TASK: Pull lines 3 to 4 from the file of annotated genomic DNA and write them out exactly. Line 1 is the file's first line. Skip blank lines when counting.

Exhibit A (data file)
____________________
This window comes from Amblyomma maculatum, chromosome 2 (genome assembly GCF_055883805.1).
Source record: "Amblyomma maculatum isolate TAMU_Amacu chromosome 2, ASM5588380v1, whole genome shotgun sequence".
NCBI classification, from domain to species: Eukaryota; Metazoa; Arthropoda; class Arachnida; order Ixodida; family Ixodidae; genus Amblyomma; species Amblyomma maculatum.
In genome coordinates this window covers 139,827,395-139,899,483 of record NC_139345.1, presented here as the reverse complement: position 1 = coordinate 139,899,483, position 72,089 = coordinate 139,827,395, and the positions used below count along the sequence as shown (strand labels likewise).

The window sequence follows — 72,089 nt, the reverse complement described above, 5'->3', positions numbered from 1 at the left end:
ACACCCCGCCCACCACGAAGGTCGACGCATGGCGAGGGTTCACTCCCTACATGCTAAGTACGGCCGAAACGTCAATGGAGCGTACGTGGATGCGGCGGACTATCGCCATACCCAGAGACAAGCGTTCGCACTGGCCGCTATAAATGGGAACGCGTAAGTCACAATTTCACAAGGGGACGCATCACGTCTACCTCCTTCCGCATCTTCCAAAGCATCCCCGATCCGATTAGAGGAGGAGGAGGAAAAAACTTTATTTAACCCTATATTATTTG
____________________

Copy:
NCBI classification, from domain to species: Eukaryota; Metazoa; Arthropoda; class Arachnida; order Ixodida; family Ixodidae; genus Amblyomma; species Amblyomma maculatum.
In genome coordinates this window covers 139,827,395-139,899,483 of record NC_139345.1, presented here as the reverse complement: position 1 = coordinate 139,899,483, position 72,089 = coordinate 139,827,395, and the positions used below count along the sequence as shown (strand labels likewise).